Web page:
More and more doctors and patients are recognizing the link between affordability of medical care and safety. One problem that plagues fee-for-service medicine is that doctors are rewarded financially for ordering excessive tests and treatments, which are both dangerous and wasteful.
Geoff Berg, an internist in Rhode Island, put it this way in a letter to the editor in the New York Times:
“The problem with fee-for-service is not merely that it pays providers to provide service; it pays them to create service as well. It is this almost limitless ability of doctors to create service that makes our per capita health care costs twice that of any other developed country. If physicians were salaried employees with modest incentives for productivity and outcomes, we could, in very short order, have affordable health care for all.”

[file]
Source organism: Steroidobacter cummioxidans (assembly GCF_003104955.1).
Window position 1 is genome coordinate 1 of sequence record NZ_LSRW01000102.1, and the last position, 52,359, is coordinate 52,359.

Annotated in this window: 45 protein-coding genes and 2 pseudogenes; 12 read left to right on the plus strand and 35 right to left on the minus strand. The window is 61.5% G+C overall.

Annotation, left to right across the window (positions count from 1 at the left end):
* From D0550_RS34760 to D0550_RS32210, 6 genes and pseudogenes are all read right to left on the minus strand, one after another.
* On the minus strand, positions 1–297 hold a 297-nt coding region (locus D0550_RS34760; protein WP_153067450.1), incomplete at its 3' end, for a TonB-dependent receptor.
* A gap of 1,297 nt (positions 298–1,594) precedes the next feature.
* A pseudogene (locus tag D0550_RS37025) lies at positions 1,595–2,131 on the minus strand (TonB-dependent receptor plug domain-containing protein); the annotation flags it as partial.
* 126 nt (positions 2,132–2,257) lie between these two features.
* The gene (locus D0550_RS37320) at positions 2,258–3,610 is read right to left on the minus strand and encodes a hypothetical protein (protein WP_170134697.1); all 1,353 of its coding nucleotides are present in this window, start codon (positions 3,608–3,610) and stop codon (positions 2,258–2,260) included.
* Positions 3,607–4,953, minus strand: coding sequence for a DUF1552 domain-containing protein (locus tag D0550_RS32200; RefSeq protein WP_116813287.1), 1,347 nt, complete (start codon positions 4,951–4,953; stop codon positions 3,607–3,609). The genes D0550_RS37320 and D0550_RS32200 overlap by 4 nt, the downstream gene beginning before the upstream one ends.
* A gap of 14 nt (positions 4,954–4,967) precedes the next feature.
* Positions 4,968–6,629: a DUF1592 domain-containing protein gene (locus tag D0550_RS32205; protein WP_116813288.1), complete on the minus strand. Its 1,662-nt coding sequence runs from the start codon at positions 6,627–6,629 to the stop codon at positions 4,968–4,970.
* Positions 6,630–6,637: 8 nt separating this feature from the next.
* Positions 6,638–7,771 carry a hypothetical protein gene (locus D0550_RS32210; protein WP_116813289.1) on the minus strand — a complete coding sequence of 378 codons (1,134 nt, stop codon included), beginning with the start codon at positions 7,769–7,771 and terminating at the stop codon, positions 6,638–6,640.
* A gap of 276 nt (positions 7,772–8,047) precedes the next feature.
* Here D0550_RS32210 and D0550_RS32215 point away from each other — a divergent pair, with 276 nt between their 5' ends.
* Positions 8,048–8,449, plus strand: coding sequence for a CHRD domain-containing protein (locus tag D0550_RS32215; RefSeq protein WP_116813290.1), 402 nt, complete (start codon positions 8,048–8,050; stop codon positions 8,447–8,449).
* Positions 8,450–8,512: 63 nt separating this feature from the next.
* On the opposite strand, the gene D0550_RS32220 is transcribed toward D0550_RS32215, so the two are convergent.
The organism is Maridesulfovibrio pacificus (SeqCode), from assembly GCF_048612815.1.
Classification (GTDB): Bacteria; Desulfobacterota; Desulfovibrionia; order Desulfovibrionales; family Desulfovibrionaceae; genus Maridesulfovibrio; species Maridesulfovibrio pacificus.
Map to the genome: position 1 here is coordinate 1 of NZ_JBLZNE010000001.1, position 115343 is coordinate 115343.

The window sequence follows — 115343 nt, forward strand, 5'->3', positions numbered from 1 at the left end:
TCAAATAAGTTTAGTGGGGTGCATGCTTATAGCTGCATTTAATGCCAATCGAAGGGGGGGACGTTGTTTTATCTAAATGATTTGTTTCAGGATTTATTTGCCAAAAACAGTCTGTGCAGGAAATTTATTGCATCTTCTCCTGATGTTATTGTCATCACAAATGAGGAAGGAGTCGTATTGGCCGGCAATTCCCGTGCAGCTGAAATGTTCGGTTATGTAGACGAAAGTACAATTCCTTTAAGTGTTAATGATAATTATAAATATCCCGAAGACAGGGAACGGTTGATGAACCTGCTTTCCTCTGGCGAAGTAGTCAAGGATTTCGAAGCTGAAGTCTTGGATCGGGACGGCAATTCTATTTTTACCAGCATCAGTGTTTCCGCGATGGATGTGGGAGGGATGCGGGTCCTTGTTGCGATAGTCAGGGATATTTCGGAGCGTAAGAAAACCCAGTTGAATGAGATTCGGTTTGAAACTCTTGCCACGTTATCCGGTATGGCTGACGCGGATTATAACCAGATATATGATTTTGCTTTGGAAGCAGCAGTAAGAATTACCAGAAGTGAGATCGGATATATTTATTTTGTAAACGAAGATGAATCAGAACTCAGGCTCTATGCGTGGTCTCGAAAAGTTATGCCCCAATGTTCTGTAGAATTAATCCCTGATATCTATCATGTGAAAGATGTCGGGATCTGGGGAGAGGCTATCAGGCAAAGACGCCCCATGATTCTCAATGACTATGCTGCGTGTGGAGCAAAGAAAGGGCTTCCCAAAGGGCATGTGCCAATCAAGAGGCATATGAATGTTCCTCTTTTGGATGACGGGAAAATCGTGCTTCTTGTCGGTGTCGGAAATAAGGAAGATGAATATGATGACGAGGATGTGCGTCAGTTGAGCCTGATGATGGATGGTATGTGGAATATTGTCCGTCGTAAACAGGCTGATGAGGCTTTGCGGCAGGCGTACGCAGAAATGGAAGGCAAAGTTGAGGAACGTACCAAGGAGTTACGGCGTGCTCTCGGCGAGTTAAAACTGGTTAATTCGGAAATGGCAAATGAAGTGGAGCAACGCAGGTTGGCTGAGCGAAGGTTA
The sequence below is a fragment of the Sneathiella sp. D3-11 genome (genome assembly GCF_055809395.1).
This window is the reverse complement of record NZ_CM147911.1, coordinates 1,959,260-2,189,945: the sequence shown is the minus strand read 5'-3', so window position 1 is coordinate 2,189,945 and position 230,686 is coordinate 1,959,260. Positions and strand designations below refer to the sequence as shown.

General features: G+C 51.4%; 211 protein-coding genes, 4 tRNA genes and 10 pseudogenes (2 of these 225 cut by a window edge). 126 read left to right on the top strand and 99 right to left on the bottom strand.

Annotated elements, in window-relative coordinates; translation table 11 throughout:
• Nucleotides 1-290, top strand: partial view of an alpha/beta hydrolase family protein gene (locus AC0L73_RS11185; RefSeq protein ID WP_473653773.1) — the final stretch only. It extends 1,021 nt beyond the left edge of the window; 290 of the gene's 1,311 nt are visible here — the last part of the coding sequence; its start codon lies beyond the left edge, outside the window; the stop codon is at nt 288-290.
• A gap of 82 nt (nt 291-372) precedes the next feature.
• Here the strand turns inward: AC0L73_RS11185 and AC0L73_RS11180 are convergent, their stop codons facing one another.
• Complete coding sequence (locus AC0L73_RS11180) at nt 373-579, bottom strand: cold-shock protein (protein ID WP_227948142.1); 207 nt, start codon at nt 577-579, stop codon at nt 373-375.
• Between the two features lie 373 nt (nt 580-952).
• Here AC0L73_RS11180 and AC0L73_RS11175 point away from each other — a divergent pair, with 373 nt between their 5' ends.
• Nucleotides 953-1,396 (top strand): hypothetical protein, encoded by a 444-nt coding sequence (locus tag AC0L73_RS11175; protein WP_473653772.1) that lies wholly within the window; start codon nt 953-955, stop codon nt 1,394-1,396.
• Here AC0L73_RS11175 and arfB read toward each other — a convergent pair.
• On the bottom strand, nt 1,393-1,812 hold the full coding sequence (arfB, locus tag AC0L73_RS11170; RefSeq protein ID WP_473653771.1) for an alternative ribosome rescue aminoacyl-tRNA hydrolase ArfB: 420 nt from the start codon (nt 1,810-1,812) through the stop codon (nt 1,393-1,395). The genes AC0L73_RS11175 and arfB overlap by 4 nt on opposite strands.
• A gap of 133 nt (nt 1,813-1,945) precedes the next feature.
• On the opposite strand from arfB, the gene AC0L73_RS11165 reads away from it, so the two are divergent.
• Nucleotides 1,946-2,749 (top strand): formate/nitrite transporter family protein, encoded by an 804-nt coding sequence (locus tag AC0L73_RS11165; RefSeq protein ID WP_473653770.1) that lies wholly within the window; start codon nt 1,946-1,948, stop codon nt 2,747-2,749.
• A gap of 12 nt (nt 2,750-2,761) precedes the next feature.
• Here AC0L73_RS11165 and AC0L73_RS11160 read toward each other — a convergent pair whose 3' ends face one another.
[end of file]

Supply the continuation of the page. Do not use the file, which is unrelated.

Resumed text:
Electronic medical records, if properly used to communicate key information among doctors and with the patient, also could help cut wasteful and pain-inflicting treatments, as letter writer Margie Parko wrote in the Times about her mother-in-law’s experiences in the last 18 months of her life.